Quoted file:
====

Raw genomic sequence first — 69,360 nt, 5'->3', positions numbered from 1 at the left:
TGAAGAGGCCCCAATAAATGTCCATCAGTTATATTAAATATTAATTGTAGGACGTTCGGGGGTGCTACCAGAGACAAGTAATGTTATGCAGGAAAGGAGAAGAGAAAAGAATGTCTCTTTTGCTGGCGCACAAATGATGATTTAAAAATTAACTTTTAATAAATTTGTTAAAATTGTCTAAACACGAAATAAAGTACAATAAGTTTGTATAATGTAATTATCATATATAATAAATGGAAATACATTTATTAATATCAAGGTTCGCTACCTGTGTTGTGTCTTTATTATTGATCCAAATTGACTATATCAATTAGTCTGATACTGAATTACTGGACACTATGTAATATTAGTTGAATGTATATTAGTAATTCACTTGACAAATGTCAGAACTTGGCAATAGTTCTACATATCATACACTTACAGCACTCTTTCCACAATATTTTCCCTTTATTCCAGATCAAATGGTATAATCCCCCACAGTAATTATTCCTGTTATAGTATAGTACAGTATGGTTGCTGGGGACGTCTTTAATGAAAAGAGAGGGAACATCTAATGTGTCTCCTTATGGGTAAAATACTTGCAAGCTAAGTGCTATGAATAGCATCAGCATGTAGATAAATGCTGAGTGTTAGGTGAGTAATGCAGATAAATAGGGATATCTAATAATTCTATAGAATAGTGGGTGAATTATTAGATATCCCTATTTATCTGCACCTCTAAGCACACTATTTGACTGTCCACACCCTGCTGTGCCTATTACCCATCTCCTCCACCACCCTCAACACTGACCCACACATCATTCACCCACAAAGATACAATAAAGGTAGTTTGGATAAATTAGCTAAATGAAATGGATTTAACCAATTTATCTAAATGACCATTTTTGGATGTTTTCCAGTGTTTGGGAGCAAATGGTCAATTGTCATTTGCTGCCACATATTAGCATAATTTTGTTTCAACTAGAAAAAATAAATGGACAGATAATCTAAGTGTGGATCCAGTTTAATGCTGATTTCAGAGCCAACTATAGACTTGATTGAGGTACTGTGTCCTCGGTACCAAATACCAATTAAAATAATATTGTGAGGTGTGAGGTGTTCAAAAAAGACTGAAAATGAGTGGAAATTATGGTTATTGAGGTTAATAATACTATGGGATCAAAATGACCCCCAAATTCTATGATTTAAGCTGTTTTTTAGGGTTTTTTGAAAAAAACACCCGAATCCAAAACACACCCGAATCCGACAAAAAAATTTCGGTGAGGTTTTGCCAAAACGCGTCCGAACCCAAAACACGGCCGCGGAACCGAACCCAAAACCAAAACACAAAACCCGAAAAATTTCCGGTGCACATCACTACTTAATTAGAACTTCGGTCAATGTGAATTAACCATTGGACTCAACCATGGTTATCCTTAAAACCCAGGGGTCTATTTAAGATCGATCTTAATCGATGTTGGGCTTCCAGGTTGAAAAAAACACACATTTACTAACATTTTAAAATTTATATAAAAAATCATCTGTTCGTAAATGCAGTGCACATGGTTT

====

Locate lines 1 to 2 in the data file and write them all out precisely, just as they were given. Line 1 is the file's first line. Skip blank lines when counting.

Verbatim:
Raw genomic sequence first — 69,360 nt, 5'->3', positions numbered from 1 at the left:
TGAAGAGGCCCCAATAAATGTCCATCAGTTATATTAAATATTAATTGTAGGACGTTCGGGGGTGCTACCAGAGACAAGTAATGTTATGCAGGAAAGGAGAAGAGAAAAGAATGTCTCTTTTGCTGGCGCACAAATGATGATTTAAAAATTAACTTTTAATAAATTTGTTAAAATTGTCTAAACACGAAATAAAGTACAATAAGTTTGTATAATGTAATTATCATATATAATAAATGGAAATACATTTATTAATATCAAGGTTCGCTACCTGTGTTGTGTCTTTATTATTGATCCAAATTGACTATATCAATTAGTCTGATACTGAATTACTGGACACTATGTAATATTAGTTGAATGTATATTAGTAATTCACTTGACAAATGTCAGAACTTGGCAATAGTTCTACATATCATACACTTACAGCACTCTTTCCACAATATTTTCCCTTTATTCCAGATCAAATGGTATAATCCCCCACAGTAATTATTCCTGTTATAGTATAGTACAGTATGGTTGCTGGGGACGTCTTTAATGAAAAGAGAGGGAACATCTAATGTGTCTCCTTATGGGTAAAATACTTGCAAGCTAAGTGCTATGAATAGCATCAGCATGTAGATAAATGCTGAGTGTTAGGTGAGTAATGCAGATAAATAGGGATATCTAATAATTCTATAGAATAGTGGGTGAATTATTAGATATCCCTATTTATCTGCACCTCTAAGCACACTATTTGACTGTCCACACCCTGCTGTGCCTATTACCCATCTCCTCCACCACCCTCAACACTGACCCACACATCATTCACCCACAAAGATACAATAAAGGTAGTTTGGATAAATTAGCTAAATGAAATGGATTTAACCAATTTATCTAAATGACCATTTTTGGATGTTTTCCAGTGTTTGGGAGCAAATGGTCAATTGTCATTTGCTGCCACATATTAGCATAATTTTGTTTCAACTAGAAAAAATAAATGGACAGATAATCTAAGTGTGGATCCAGTTTAATGCTGATTTCAGAGCCAACTATAGACTTGATTGAGGTACTGTGTCCTCGGTACCAAATACCAATTAAAATAATATTGTGAGGTGTGAGGTGTTCAAAAAAGACTGAAAATGAGTGGAAATTATGGTTATTGAGGTTAATAATACTATGGGATCAAAATGACCCCCAAATTCTATGATTTAAGCTGTTTTTTAGGGTTTTTTGAAAAAAACACCCGAATCCAAAACACACCCGAATCCGACAAAAAAATTTCGGTGAGGTTTTGCCAAAACGCGTCCGAACCCAAAACACGGCCGCGGAACCGAACCCAAAACCAAAACACAAAACCCGAAAAATTTCCGGTGCACATCACTACTTAATTAGAACTTCGGTCAATGTGAATTAACCATTGGACTCAACCATGGTTATCCTTAAAACCCAGGGGTCTATTTAAGATCGATCTTAATCGATGTTGGGCTTCCAGGTTGAAAAAAACACACATTTACTAACATTTTAAAATTTATATAAAAAATCATCTGTTCGTAAATGCAGTGCACATGGTTT